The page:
Why client conflict is still a big issue for marketers

Alvin NeoAfter the mega merger between Publicis and Omnicom, the issue of client conflict has reared its head. But in the days of agency giants, does it matter anymore?

In this interview with Mumbrella Asia editor Robin Hicks, Alvin Neo, who spent stints with P&G and Johnson & Johnson and is now the CMO of healthcare provider Parkway Pantai, explains why keeping clients separate is still critical for agencies.

What was your initial reaction when you heard about the Omnicom Publicis merger?

It was a shock. But these days, you can’t turn a corner without bumping into an agency that isn’t owned by WPP or one of the big groups. Even the smaller agencies you meet and think, hey, here’s someone new and different, turn out to be owned by one of the big guns.

But this isn’t surprising. Consolidation is inevitable. What’s left are small boutiques, which will survive. It’s the mid-sized agencies in the middle who will be feeling the pressure.

Omnicom and Publicis were huge before they merged. If you’re overweight or you’re super overweight, you still can’t fit through the door. I don’t think the merger will make a huge difference to the market.

So, you don’t think that clients will leave the merged agency – if the deal goes through – because of conflict?

No. Where would they go? WPP? To another giant? If you want to hire a top three agency, you usually have to choose between the big groups. And they’re all becoming the same, in my view. Would you rather shop at Wallmart or Target?

What’s more important is how comfortable you are with your existing agency relationship and your account team. That matters far more than the name on the door.

No matter which agency you use, if you have a brilliant account team that leaves the agency, the outcome will always be bad for you as a client. I had once had a fantastic account team at Millward Brown [a WPP-owned research agency]. But when they moved on, delays and mistakes crept in, and the quality of strategic thinking suffered.

How sensitive are you as a client about your agency working for a competing brand?

If I was Pepsi and my agency was handling Coke and sitting in the same office and on the same floor, I’d be very concerned. Direct competitors are a big no-no. Non-competing brands that are owned by the same holding company are less of a problem.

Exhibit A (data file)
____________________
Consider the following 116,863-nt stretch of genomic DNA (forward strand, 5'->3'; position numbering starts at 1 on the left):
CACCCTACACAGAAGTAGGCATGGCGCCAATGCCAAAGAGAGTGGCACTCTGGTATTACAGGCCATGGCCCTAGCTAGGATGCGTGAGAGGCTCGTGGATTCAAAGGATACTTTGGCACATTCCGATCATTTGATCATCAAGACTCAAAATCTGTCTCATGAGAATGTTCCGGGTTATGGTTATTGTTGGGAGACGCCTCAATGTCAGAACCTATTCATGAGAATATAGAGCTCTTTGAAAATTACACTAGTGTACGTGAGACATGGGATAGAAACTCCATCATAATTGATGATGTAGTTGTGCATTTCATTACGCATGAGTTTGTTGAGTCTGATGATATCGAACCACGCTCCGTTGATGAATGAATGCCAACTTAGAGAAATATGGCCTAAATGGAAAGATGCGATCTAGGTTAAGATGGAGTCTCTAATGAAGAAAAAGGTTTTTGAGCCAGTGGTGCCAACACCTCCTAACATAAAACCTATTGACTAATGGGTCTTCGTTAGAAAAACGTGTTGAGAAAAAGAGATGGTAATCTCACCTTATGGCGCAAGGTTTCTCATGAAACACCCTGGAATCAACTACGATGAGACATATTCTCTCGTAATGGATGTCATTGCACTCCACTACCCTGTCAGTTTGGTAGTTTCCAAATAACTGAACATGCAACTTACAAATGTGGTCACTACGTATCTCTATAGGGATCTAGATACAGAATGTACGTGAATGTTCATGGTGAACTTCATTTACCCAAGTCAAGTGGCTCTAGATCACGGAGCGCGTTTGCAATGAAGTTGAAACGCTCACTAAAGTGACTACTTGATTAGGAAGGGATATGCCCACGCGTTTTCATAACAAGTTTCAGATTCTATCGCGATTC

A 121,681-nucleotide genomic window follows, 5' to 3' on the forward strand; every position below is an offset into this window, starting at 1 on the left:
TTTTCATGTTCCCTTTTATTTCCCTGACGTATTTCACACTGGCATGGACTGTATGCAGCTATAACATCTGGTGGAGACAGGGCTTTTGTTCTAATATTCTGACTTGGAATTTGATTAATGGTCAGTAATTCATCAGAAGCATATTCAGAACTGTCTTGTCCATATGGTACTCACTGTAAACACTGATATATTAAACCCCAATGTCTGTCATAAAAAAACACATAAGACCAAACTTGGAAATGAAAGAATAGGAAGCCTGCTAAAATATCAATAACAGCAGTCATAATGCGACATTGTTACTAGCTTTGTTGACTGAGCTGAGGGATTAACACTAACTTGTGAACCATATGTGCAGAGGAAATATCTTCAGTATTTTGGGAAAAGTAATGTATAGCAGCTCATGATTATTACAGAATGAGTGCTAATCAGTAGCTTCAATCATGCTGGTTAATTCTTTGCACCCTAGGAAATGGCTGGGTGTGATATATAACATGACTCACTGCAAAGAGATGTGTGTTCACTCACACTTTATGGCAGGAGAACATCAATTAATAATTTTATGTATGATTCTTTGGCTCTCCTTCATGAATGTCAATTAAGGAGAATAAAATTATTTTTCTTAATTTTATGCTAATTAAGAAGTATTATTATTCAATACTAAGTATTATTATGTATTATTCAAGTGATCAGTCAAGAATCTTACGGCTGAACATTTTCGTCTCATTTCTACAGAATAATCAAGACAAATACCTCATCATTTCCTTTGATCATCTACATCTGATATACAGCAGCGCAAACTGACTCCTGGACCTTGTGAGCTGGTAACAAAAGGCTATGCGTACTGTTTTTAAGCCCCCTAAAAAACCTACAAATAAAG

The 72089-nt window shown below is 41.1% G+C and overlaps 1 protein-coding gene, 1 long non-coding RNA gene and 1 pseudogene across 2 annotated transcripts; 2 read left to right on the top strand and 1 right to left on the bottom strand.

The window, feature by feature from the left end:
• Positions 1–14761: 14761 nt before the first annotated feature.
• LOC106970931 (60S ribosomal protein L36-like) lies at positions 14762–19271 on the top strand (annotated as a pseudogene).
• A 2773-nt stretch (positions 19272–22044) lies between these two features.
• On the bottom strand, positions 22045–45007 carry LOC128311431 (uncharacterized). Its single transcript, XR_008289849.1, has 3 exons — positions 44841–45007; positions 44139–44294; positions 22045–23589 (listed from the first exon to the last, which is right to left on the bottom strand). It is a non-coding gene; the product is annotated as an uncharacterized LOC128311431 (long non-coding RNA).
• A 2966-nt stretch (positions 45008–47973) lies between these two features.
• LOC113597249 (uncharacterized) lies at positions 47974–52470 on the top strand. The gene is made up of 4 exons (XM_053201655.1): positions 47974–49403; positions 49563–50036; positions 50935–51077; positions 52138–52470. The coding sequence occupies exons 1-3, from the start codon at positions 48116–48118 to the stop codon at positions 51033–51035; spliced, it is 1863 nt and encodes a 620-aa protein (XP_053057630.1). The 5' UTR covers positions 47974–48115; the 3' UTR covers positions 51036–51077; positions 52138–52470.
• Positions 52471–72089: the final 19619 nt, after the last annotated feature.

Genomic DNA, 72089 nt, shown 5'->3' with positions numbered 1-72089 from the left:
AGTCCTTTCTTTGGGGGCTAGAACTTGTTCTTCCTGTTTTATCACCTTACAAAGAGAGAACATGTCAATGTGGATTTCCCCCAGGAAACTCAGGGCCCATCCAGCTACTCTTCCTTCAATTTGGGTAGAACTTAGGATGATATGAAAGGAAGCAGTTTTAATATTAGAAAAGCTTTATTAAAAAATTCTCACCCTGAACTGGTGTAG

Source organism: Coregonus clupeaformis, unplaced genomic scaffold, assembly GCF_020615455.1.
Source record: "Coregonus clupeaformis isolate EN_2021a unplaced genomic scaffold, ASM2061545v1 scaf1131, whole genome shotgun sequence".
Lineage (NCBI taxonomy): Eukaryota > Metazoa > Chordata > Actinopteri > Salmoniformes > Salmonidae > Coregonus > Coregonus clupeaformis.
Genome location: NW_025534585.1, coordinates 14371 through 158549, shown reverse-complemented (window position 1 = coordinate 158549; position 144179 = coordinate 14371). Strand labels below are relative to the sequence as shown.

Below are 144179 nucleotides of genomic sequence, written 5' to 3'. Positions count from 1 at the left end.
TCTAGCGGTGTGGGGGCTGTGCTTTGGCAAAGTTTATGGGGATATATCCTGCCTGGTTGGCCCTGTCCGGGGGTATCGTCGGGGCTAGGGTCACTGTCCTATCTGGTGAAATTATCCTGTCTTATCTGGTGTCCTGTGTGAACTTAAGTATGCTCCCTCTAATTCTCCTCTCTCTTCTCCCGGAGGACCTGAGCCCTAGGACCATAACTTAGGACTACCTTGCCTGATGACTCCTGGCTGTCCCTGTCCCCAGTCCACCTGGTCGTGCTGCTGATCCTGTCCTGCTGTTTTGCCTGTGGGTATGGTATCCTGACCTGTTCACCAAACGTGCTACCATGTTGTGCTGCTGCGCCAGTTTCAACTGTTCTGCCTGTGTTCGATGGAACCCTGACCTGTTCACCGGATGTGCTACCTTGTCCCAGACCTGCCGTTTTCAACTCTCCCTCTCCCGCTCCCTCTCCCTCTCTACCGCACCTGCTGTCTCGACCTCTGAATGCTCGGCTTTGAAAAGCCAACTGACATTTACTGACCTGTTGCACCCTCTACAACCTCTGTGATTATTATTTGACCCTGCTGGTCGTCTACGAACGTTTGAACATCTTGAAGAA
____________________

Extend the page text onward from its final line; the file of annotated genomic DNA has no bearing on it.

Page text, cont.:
Agencies will always tell you that they have Chinese Walls in place, with different teams sitting in difference rooms. But the real separation of teams is very hard to achieve in practical terms. There will always be people in the same building who are friends who get together and talk. It’s inevitable that talk will turn to business at some point.

For a client, is there greater sensitivity to conflict with creative agencies than there is with media agencies?

Yes and no. It depends on the kind of work your media agency does for you. If it’s a straightforward media buy, it’s not an issue. The likes of P&G and Unilever are still stuck in a traditional way of thinking and how they use their agencies – for buying power. But if you’re relying on a media agency to be a genuine innovation partner – to think about ways to leverage new and existing media – then it is a problem.

I don’t want my competitors to have access to the high-level work my agency is doing for me. It could be that we launch an interesting campaign, only for a me-too campaign to run soon after from the same agency group.

The balance of power in marketing has shifted away from traditional media, so conflict in media agencies that offer more than traditional thinking has become a much bigger issue.

Which agencies do you use now?

MEC for media. And we push them really hard. Not all members of an agency are created equally, and it’s hard to fight for the best people when you’re not the biggest client on the roster. But we needed a media agency with the scale and number-crunching capabilities that the smaller guys do not have.

When I want really innovative and strategic stuff, I need to make sure that senior people are sitting in those meetings. I give my agencies the freedom to do interesting work, that way the best people will fight to work on my account – so that they can win awards, which I understand are important to an agency.

I use a roster of smaller boutique creative agencies, one for each of our three hospital brands. Because our spend is smaller than that of a telco or an FMCG, the big agencies wouldn’t give us their best teams. I use Kiiin and have just started using Goodfellas [a local agency started by Patrick Low, the former creative director at Y&R]. Other smaller shops handle our direct and studio work.

Are there any instances in your career where conflict has been a problem?

Not to the level where I was concerned. The marketing we were doing was quite different to what our competitors were doing, and it wasn’t easy to steal or replicate. Yes, they could have aped it, but if they did I don’t think they would have been able to deliver against it.

What’s the best way for agencies to manage conflict?

Separate premises are fundamental. There should be no sharing of photocopiers, toilets or break rooms. I wouldn’t even want people from different agencies to be going to the same Starbucks in the morning, if they work on competing business. Clients need separate eco-systems. Without that, it’s naïve to assume that important information won’t leak out.

But in this world of mega agencies, there will never be pure separation. At some level, particularly at senior management, conflict will arise in some form.

Alvin Neo will be among the judges at the Institute of Advertising, Singapore’s APPIES event, which will be held in Singapore on 15-16 August.


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